Solidarity Fund raises R2.6bn, but more needed

Homeless men eat breakfast at a homeless shelter in the Municipal hall in Lyttelton on day-8 of the 21 day national lockdown.(Photo: EPA-EFE/KIM LUDBROOK)

The Solidarity Fund, started to raise money to combat the Covid-19 pandemic, has received pledges of R2.6 billion in its first month — with R1.6 billion already in the bank.

More than 75,000 people have pledged money to the Solidarity Fund — with individual donations ranging from R2 to more than R1 million. Fund interim CEO Nomkhita Nqweni said on Thursday that the R2.6 billion raised so far was “a drop in the ocean” of need, but added that the initiative’s focus on health and humanitarian interventions should have a meaningful impact.

More than a thousand companies have also contributed to the fund or signalled their intention to do so. Priority areas for spending the money include protective gear for health professionals and delivery of food to distressed households, in partnership with NGOs and faith-based groups.

South Africans are opening their hearts and wallets.

“It is hard to believe that this is an organisation that is only one month old … Whilst the amount raised is commendable, especially given the time period, and sounds like a lot, I think it’s important to note that, against the scale of the challenges we face, it is still a drop in the ocean,” said Nqweni.

A Solidarity Campaign has been launched on media platforms, including a messaging drive on 15 radio stations in the 11 official languages in all nine provinces to promote physical distancing, regular hand washing and other measures to prevent the spread of the coronavirus.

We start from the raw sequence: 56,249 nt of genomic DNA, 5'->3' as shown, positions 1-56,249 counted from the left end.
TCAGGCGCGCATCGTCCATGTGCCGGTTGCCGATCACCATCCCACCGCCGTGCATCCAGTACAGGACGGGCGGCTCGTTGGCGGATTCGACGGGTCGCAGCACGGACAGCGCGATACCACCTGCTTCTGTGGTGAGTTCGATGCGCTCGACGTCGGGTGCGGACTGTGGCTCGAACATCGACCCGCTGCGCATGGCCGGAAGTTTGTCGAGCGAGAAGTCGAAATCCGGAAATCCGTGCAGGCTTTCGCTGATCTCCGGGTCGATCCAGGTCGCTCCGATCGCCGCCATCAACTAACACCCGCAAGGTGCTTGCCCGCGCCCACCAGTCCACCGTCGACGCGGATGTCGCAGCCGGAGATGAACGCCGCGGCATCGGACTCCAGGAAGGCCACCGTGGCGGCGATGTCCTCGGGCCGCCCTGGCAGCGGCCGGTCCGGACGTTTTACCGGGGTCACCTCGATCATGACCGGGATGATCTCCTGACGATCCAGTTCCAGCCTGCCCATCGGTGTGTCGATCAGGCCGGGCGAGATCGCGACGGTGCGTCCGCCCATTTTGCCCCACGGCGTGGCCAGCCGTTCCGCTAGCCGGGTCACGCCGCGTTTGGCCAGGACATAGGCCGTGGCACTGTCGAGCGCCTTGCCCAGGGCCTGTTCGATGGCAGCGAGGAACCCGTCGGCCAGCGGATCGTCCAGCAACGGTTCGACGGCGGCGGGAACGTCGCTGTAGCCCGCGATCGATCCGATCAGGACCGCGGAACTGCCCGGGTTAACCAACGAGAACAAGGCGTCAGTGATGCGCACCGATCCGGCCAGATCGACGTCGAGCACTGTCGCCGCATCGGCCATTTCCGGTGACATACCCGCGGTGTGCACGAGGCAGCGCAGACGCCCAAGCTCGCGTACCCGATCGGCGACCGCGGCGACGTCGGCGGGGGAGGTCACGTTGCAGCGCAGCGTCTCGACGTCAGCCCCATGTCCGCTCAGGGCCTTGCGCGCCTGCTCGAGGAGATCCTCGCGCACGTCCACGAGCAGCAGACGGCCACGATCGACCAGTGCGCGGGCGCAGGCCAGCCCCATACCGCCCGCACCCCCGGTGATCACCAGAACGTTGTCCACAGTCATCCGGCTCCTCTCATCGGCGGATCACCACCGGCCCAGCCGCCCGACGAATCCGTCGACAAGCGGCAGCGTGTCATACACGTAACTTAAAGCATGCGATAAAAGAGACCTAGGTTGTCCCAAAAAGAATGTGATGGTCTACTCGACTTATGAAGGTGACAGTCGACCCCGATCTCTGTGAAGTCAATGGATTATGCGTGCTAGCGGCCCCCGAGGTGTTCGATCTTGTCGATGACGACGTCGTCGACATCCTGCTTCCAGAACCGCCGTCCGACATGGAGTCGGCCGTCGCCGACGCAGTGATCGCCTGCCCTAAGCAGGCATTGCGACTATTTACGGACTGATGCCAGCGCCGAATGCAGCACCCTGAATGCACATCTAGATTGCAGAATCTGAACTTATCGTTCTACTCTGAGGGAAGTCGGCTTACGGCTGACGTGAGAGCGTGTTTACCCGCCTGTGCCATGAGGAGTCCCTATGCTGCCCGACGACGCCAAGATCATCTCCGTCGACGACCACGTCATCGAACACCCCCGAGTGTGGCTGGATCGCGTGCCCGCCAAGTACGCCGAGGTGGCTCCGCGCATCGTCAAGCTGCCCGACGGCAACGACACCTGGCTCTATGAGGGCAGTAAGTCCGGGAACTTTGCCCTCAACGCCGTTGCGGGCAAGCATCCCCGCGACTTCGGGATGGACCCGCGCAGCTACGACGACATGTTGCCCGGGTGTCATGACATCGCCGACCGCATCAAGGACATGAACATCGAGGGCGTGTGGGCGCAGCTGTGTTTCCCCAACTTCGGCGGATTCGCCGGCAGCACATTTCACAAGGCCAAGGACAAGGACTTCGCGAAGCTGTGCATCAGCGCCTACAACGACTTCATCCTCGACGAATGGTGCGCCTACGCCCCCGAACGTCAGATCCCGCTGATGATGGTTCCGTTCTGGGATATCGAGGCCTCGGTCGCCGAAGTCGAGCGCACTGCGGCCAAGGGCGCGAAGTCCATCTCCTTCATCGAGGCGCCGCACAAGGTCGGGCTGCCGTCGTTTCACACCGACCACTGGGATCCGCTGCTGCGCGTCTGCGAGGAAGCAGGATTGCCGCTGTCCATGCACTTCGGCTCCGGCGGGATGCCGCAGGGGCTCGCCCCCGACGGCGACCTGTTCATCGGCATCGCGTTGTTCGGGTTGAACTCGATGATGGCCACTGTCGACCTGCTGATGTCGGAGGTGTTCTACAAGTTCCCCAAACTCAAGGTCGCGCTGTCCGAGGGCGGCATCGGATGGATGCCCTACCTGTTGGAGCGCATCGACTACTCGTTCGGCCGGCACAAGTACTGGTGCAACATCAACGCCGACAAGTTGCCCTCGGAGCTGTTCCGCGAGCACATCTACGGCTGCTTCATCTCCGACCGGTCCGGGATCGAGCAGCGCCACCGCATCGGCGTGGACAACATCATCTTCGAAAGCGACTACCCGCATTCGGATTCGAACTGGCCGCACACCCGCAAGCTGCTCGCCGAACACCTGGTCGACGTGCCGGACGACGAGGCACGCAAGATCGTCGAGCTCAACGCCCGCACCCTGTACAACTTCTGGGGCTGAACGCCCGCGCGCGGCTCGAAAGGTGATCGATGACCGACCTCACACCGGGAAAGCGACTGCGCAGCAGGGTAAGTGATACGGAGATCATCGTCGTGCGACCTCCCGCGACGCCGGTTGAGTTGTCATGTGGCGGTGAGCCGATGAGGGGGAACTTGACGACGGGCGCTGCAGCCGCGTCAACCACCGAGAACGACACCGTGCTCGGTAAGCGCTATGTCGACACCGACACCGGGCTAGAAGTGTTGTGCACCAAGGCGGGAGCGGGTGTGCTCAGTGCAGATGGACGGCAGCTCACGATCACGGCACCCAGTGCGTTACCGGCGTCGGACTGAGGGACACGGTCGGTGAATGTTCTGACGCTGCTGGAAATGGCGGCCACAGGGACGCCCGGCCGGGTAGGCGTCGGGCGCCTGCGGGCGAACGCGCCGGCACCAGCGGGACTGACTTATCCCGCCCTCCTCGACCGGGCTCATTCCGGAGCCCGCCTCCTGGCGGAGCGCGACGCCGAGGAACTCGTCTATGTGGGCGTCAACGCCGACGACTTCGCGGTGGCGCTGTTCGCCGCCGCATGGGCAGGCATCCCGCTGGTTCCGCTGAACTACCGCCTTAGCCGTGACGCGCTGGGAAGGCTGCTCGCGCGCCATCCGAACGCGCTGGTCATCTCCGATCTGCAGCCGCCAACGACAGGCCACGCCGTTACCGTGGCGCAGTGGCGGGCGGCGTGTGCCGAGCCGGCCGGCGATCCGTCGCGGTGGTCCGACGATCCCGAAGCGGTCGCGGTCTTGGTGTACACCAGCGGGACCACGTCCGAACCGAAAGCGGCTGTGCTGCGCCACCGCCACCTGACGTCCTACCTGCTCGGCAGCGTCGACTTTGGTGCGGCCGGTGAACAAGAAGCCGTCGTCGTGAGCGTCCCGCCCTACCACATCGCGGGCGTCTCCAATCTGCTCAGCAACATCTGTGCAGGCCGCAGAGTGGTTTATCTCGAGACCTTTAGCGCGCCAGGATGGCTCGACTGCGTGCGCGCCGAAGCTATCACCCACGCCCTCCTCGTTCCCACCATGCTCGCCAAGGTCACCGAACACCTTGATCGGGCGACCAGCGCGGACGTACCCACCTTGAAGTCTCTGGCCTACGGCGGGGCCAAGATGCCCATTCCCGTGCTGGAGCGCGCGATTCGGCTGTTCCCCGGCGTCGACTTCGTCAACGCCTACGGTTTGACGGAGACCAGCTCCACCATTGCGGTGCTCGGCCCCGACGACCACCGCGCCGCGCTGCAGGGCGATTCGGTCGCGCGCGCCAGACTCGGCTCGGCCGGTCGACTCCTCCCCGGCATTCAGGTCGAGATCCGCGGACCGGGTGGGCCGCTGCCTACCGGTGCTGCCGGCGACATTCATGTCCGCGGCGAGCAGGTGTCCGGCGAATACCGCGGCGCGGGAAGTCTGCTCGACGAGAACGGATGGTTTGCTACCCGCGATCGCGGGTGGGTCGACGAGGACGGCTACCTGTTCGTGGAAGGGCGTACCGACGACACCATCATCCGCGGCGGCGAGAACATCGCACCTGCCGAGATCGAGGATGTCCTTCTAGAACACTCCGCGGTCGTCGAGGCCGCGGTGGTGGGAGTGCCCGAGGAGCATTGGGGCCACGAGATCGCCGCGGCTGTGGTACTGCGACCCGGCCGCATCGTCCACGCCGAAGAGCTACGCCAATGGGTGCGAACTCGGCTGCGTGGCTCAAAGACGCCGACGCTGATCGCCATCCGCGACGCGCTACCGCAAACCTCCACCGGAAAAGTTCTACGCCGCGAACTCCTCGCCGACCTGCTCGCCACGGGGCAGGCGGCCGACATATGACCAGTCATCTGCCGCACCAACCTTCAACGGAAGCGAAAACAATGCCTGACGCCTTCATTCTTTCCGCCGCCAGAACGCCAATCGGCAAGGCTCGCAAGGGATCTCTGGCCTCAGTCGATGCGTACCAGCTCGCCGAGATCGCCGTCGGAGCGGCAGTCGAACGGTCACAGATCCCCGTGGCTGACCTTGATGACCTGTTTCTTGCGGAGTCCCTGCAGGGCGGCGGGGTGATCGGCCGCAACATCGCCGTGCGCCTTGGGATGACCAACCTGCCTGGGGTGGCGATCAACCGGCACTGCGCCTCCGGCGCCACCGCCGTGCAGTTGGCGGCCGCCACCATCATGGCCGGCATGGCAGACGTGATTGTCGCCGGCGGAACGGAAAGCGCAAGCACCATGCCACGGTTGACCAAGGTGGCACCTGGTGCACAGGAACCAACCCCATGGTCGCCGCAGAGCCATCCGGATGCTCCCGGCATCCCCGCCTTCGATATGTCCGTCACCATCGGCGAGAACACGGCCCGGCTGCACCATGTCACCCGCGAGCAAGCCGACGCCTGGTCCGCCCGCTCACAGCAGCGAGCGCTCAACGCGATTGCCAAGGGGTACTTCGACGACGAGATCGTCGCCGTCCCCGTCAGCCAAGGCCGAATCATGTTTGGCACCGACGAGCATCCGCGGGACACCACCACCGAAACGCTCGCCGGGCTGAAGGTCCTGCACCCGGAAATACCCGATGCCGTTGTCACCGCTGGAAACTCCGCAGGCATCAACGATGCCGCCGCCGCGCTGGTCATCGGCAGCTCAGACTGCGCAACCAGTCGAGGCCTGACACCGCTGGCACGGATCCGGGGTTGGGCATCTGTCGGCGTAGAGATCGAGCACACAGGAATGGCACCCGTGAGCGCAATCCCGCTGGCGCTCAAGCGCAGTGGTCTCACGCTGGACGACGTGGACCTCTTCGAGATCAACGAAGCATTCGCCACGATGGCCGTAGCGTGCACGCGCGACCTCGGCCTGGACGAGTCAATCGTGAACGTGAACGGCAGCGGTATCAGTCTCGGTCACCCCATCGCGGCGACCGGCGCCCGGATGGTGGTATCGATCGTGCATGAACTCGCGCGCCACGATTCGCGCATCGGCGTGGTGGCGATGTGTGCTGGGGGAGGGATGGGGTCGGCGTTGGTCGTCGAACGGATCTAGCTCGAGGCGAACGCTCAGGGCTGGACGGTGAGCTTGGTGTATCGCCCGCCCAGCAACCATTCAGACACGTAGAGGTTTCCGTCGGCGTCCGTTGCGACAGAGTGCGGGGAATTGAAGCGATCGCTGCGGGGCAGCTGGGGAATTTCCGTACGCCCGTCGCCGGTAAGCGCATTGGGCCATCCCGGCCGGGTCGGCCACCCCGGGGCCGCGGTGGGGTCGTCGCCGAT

Three oversight subcommittees ensure the money is disbursed in a transparent manner and reaches its intended targets.

Multinational firm PwC has been appointed as the external auditor on a pro-bono basis. From next week, a list of contributions will be published on the fund’s website in the interests of transparency.

At a Thursday media briefing, more than one speaker said the fund should be viewed as “a rapid response vehicle”that quickly targets effective interventions.

Jonathan Bloomberg, the lead on healthcare interventions, said the fund had procured about 21 million masks, hundreds of thousands of hand sanitisers, gloves and related equipment, as well as 200 ventilators. Some of these items are in the country while others will arrive in the next week or two. All of this is being subjected to rigorous quality checks.

Importantly, the fund has also financed test kits so that 400,000 tests can be conducted over the next few weeks.

Bloomberg also said there was a “very strong emphasis on local manufacturing” and the fund was expecting a “ramp-up of local production of low and high-tech items”.

“We are pleased that [arms manufacturer] Denel and others are repurposing their manufacturing capabilities to be able to provide equipment like ventilators. The fund would obviously welcome reliable and sustainable domestic production of critical equipment given the huge global demand and this could lead to a long-term sustainable industry emerging in our country,” he said.  

Nicola Galombik, the fund’s lead for humanitarian interventions, said the task has been set of providing emergency relief to more than 250,000 distressed families during the lockdown in the months ahead, including the delivery of food parcels for the most vulnerable people in communities across the country.

Across all interventions and procurements, steps are being taken to ensure suppliers do not take advantage by inflating prices. BM

To find out more about the fund, here is the site: 


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